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Opinion: A Lesson From Memorial Day, 1993

Feb 15, 2020
Originally published on February 16, 2020 5:55 am

Some weeks you may wonder what has happened to public speech in America. Or even good manners.

This week, Matt Schlapp, chairman of the Conservative Political Action Conference, declared he will not invite Sen. Mitt Romney to this year's CPAC after Romney cast the lone Republican vote for President Trump's removal at his impeachment trial.

"We won't credential him as a conservative," Schlapp told Greta Van Susteren on her program Full Court Press. Then he added, "This year, I would actually be afraid for his physical safety, people are so mad at him."

Perhaps it was just an offhand remark. Schlapp soon followed with a tweet in which he told Stuart Stevens, a Republican political consultant who had criticized his words, "I wish Gov Romney no harm I just want him to find a new hobby away from destroying GOP momentum."

But we are living in times when schools, newspapers, a congressional softball game, churches and synagogues have all been scenes of real danger to people's physical safety.

Two years ago, Mona Charen, a longtime conservative columnist and commentator, had to be escorted by security out of CPAC when she criticized members of the group who supported Trump and other conservative politicians who have been accused of sexual misconduct.

It might be good this week to recall something another leader did, a generation ago.

In 1993, not long after he took office, President Bill Clinton prepared to visit the Vietnam Veterans Memorial in Washington, D.C., on Memorial Day, for a speech honoring soldiers who died in service to America.

Protests were planned, including by veterans of the war in Vietnam who felt Clinton had avoided the draft while they risked their lives halfway around the world. When Bill Clinton was at Oxford and Yale Law School after numerous deferments, John McCain was a prisoner of war in Hanoi, where he was tortured.

Sen. McCain refused to join the protests. He didn't agree with Clinton on much, but urged him to go the Vietnam memorial, writing, "I hope you will not be discouraged from doing so by the ill-conceived and unjustified opposition of a few." He ultimately joined Clinton at the ceremony, where boos rained down on the rostrum.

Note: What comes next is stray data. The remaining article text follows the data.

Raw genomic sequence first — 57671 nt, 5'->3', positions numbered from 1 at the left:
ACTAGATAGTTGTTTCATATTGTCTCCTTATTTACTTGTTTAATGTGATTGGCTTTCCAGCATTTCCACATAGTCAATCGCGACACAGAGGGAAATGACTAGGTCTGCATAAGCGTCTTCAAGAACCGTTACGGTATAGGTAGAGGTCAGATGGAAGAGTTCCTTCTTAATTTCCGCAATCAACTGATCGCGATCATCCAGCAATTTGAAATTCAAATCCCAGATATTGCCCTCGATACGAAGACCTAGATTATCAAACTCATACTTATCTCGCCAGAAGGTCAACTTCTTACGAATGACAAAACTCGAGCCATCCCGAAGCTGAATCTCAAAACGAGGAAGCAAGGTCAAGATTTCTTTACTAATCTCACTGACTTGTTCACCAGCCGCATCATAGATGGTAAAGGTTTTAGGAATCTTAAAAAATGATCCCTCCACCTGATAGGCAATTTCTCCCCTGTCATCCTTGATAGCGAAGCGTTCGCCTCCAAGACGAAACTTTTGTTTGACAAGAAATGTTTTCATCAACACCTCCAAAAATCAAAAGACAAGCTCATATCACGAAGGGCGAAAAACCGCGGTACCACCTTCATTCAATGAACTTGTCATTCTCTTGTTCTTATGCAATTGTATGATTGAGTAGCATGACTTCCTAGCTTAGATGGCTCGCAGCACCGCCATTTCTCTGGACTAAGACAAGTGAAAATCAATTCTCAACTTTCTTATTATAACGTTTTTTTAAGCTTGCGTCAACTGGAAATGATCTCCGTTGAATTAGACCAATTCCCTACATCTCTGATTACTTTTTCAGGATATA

It's a story that perhaps our time could use: You don't have to agree with someone's views or their vote to protect their right to be heard and to be treated with respect.

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SCOTT SIMON, HOST:

Some weeks you may wonder what's happened to public speech in America - or even good manners. This week, Matt Schlapp, chairman of the Conservative Political Action Conference, declared he will not invite Senator Mitt Romney to this year's CPAC after Mr. Romney cast the lone Republican vote for President Trump's removal at his impeachment trial. We won't credential him as a conservative, Mr. Schlapp told Greta Van Susteren on her program "Full Court Press" - then added, this year, I would actually be afraid for his physical safety. People are so mad at him.

Perhaps it was just an offhand remark. Mr. Schlapp soon followed with the tweet in which he told Stuart Stevens, a Republican political consultant who'd criticized his words, I wish Governor Romney no harm. I just want him to find a new hobby away from destroying GOP momentum.

But we are living in times when schools, newspapers, a congressional softball game, churches and synagogues have all been scenes of real danger to people's physical safety. Two years ago, Mona Charen, a longtime conservative columnist and commentator, had to be escorted by security out of CPAC when she criticized members of the group who supported President Trump and other conservative politicians who've been accused of sexual misconduct.

It might be good this week to recall something another leader did a generation ago. In 1993, not long after he took office, President Bill Clinton prepared to visit the Vietnam Veterans Memorial in Washington, D.C., on Memorial Day for a speech honoring soldiers who died in service to America. Protests were planned, including by veterans of the war in Vietnam who felt Bill Clinton had avoided the draft while they risked their lives halfway around the world.

When Bill Clinton was at Oxford and Yale Law School after numerous deferments, John McCain was a prisoner of war in Hanoi where he was tortured. Senator McCain refused to join the protests. He didn't agree on much with President Clinton but urged him to go to the Vietnam Memorial, writing, I hope you will not be discouraged from doing so by the ill-conceived and unjustified opposition of a few. He ultimately joined President Clinton at the ceremony, where boos rained down on the rostrum.

It's a story that perhaps our time could use. You don't have to agree with someone's views or vote to protect their right to be heard and to be treated with respect.

(SOUNDBITE OF FLORATONE'S "STAND BY THIS") Transcript provided by NPR, Copyright NPR.